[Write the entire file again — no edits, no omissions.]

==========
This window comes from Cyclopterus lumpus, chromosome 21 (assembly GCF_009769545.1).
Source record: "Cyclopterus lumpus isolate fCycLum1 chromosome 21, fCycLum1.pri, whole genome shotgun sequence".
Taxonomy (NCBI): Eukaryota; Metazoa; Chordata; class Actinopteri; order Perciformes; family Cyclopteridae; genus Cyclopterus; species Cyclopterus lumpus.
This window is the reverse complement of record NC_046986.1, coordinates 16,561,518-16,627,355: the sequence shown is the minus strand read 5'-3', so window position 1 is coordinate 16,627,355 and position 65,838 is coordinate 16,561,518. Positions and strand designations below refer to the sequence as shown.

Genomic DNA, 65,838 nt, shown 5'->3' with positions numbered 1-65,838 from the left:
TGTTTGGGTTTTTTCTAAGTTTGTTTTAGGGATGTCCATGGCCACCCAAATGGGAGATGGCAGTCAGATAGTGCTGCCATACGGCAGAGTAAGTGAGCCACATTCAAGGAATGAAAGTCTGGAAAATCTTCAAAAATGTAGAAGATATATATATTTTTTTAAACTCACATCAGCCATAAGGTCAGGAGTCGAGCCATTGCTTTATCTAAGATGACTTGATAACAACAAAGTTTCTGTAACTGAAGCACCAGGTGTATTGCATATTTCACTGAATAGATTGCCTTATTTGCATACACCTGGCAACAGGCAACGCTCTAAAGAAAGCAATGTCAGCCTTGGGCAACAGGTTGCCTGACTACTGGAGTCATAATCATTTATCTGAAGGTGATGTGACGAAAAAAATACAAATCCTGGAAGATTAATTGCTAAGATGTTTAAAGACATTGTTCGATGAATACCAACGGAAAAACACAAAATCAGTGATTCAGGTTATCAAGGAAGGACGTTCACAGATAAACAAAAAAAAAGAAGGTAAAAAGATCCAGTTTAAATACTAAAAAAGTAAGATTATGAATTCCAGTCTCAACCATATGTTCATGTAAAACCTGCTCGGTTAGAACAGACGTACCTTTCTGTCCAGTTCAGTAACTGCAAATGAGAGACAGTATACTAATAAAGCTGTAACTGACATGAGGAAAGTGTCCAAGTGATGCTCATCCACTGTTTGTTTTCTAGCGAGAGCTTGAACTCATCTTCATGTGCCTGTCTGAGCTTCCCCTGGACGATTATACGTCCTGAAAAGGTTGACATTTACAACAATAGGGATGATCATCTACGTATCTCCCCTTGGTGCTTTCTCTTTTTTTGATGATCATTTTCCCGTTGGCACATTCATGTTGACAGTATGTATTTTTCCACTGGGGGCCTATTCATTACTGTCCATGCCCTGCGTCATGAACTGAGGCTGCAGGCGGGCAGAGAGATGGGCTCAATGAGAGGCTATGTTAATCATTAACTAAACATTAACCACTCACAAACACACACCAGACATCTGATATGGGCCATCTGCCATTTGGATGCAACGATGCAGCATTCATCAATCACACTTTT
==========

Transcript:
This window comes from Cyclopterus lumpus, chromosome 21 (assembly GCF_009769545.1).
Source record: "Cyclopterus lumpus isolate fCycLum1 chromosome 21, fCycLum1.pri, whole genome shotgun sequence".
Taxonomy (NCBI): Eukaryota; Metazoa; Chordata; class Actinopteri; order Perciformes; family Cyclopteridae; genus Cyclopterus; species Cyclopterus lumpus.
This window is the reverse complement of record NC_046986.1, coordinates 16,561,518-16,627,355: the sequence shown is the minus strand read 5'-3', so window position 1 is coordinate 16,627,355 and position 65,838 is coordinate 16,561,518. Positions and strand designations below refer to the sequence as shown.

Genomic DNA, 65,838 nt, shown 5'->3' with positions numbered 1-65,838 from the left:
TGTTTGGGTTTTTTCTAAGTTTGTTTTAGGGATGTCCATGGCCACCCAAATGGGAGATGGCAGTCAGATAGTGCTGCCATACGGCAGAGTAAGTGAGCCACATTCAAGGAATGAAAGTCTGGAAAATCTTCAAAAATGTAGAAGATATATATATTTTTTTAAACTCACATCAGCCATAAGGTCAGGAGTCGAGCCATTGCTTTATCTAAGATGACTTGATAACAACAAAGTTTCTGTAACTGAAGCACCAGGTGTATTGCATATTTCACTGAATAGATTGCCTTATTTGCATACACCTGGCAACAGGCAACGCTCTAAAGAAAGCAATGTCAGCCTTGGGCAACAGGTTGCCTGACTACTGGAGTCATAATCATTTATCTGAAGGTGATGTGACGAAAAAAATACAAATCCTGGAAGATTAATTGCTAAGATGTTTAAAGACATTGTTCGATGAATACCAACGGAAAAACACAAAATCAGTGATTCAGGTTATCAAGGAAGGACGTTCACAGATAAACAAAAAAAAAGAAGGTAAAAAGATCCAGTTTAAATACTAAAAAAGTAAGATTATGAATTCCAGTCTCAACCATATGTTCATGTAAAACCTGCTCGGTTAGAACAGACGTACCTTTCTGTCCAGTTCAGTAACTGCAAATGAGAGACAGTATACTAATAAAGCTGTAACTGACATGAGGAAAGTGTCCAAGTGATGCTCATCCACTGTTTGTTTTCTAGCGAGAGCTTGAACTCATCTTCATGTGCCTGTCTGAGCTTCCCCTGGACGATTATACGTCCTGAAAAGGTTGACATTTACAACAATAGGGATGATCATCTACGTATCTCCCCTTGGTGCTTTCTCTTTTTTTGATGATCATTTTCCCGTTGGCACATTCATGTTGACAGTATGTATTTTTCCACTGGGGGCCTATTCATTACTGTCCATGCCCTGCGTCATGAACTGAGGCTGCAGGCGGGCAGAGAGATGGGCTCAATGAGAGGCTATGTTAATCATTAACTAAACATTAACCACTCACAAACACACACCAGACATCTGATATGGGCCATCTGCCATTTGGATGCAACGATGCAGCATTCATCAATCACACTTTT